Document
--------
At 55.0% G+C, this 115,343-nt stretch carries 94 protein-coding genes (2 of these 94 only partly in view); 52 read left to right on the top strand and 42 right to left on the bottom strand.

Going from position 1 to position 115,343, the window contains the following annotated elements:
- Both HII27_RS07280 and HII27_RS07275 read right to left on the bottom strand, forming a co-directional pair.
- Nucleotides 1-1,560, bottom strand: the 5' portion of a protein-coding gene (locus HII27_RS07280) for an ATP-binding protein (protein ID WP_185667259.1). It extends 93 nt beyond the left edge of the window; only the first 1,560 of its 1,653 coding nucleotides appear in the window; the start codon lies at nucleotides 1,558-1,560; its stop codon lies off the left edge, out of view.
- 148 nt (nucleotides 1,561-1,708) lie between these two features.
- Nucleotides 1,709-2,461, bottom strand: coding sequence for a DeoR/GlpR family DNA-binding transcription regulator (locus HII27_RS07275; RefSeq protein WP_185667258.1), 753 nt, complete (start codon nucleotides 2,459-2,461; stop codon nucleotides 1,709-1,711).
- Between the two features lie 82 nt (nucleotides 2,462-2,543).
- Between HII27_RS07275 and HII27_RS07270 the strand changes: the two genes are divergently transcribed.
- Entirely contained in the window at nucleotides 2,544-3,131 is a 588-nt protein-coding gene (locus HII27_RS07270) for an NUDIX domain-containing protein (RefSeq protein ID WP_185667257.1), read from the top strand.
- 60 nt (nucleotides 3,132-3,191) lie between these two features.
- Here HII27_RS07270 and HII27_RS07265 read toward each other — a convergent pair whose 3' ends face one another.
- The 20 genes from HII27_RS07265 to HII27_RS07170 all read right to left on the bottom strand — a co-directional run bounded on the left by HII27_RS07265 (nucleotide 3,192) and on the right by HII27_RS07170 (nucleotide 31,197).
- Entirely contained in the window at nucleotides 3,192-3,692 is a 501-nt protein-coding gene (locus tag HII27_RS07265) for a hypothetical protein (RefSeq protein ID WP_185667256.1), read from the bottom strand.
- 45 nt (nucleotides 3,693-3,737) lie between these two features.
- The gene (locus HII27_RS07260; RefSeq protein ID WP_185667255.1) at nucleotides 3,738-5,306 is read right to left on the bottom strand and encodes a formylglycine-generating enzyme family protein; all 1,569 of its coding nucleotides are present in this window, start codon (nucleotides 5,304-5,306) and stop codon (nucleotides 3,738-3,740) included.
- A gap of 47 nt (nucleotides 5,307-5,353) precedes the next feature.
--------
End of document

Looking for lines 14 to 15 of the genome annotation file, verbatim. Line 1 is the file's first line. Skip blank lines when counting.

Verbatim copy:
- 45 nt (nucleotides 3,693-3,737) lie between these two features.
- The gene (locus HII27_RS07260; RefSeq protein ID WP_185667255.1) at nucleotides 3,738-5,306 is read right to left on the bottom strand and encodes a formylglycine-generating enzyme family protein; all 1,569 of its coding nucleotides are present in this window, start codon (nucleotides 5,304-5,306) and stop codon (nucleotides 3,738-3,740) included.